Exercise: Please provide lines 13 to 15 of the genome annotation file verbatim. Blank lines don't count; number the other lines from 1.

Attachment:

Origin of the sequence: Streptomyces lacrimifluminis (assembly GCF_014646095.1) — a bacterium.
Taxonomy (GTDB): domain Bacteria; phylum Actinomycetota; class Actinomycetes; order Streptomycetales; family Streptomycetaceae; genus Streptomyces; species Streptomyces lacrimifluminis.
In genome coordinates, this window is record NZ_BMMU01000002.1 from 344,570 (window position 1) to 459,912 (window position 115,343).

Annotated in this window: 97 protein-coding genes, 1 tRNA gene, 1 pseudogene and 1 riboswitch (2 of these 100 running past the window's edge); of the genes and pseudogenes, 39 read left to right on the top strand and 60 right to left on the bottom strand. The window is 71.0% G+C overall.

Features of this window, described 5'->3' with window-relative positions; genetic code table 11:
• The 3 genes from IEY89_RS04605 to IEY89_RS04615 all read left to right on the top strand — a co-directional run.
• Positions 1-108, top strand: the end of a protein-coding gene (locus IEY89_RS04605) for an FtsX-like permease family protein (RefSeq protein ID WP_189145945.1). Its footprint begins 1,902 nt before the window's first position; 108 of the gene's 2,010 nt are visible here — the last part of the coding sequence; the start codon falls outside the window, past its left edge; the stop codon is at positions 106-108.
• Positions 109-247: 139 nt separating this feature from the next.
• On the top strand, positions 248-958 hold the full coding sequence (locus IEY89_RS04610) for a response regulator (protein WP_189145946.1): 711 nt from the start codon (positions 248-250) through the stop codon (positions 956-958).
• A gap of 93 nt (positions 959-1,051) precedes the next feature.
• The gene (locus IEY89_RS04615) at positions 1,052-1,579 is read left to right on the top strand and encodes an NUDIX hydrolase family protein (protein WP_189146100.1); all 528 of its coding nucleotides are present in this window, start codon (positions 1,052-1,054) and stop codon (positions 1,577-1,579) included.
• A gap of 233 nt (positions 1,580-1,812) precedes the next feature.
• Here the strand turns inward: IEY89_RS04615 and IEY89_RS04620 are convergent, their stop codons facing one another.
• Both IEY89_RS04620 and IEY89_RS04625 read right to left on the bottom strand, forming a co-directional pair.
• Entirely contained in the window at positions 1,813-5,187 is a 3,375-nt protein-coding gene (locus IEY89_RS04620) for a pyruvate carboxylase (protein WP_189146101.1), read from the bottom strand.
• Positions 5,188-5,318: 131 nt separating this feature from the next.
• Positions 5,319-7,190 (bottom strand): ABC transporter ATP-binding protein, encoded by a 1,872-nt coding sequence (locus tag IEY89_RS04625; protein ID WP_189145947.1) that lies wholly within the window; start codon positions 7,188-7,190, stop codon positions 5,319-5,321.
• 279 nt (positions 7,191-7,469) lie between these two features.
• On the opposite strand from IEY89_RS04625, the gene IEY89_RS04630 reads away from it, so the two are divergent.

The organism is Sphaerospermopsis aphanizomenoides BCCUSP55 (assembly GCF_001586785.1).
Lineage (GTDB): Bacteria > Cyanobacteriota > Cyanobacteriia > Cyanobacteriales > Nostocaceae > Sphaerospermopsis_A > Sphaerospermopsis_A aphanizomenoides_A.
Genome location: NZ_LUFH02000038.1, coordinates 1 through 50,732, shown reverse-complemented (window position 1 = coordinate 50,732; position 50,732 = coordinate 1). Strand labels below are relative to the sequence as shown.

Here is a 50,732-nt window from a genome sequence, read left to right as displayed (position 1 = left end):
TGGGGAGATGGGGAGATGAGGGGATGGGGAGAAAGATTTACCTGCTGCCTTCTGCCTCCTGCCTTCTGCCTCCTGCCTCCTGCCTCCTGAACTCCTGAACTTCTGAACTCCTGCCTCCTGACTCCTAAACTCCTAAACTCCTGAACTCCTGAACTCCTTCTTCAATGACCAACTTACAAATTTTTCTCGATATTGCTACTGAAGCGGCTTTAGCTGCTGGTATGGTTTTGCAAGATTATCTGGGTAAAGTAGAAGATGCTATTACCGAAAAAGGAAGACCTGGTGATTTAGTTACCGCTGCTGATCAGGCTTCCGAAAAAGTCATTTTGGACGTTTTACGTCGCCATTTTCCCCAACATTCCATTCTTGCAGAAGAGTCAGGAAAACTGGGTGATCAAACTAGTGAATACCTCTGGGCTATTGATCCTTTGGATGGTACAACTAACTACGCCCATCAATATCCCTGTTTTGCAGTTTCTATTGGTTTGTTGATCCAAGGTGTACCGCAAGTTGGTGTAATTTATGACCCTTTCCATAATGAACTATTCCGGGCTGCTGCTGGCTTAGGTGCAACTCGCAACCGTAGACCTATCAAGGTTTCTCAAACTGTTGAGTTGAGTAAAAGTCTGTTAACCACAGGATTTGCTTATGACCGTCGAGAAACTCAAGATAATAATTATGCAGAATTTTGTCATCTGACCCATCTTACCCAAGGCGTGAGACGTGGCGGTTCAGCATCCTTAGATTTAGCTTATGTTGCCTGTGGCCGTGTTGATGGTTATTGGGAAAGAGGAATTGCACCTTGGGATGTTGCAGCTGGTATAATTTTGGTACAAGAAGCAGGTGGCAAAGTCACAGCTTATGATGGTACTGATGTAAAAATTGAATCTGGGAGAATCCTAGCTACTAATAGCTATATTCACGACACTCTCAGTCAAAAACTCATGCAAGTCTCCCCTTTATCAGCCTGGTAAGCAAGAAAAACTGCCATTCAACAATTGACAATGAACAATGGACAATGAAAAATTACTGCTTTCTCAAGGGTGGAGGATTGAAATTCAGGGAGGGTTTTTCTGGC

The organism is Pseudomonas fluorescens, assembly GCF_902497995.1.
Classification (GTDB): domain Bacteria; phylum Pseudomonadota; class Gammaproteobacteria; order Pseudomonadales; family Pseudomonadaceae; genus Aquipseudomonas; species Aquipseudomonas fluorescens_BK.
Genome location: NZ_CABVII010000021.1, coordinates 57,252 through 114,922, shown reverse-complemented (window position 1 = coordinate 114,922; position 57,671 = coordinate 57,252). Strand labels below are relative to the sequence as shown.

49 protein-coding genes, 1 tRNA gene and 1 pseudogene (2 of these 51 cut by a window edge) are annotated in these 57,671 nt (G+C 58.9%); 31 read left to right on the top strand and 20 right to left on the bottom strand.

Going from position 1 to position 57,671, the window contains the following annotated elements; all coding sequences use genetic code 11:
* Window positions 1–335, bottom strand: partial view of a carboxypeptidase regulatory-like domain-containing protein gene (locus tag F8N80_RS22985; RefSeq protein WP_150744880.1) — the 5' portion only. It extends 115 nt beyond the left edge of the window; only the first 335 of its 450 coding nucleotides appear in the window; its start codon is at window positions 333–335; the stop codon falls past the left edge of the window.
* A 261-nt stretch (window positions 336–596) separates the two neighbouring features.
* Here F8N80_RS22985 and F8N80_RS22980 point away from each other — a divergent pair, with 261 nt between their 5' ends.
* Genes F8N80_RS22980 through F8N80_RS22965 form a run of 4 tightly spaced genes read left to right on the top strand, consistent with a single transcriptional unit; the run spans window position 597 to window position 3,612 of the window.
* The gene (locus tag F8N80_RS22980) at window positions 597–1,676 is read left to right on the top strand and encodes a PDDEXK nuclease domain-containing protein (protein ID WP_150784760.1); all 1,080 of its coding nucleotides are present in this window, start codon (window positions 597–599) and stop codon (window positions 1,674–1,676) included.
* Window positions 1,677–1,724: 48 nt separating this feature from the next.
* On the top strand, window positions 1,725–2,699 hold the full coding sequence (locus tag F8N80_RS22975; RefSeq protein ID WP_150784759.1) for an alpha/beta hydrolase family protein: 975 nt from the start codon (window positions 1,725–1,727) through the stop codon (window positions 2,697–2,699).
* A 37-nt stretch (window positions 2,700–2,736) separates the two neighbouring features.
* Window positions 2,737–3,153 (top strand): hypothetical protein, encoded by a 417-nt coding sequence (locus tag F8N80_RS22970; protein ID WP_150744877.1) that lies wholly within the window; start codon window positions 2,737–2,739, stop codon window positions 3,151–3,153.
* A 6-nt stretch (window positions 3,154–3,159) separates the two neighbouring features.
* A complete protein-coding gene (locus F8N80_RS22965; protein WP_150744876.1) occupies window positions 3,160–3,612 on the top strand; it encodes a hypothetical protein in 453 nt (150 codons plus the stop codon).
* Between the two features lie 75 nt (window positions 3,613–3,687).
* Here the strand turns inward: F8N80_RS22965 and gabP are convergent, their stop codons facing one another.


• Here the strand turns inward: IEY89_RS04615 and IEY89_RS04620 are convergent, their stop codons facing one another.
• Both IEY89_RS04620 and IEY89_RS04625 read right to left on the bottom strand, forming a co-directional pair.
• Entirely contained in the window at positions 1,813-5,187 is a 3,375-nt protein-coding gene (locus IEY89_RS04620) for a pyruvate carboxylase (protein WP_189146101.1), read from the bottom strand.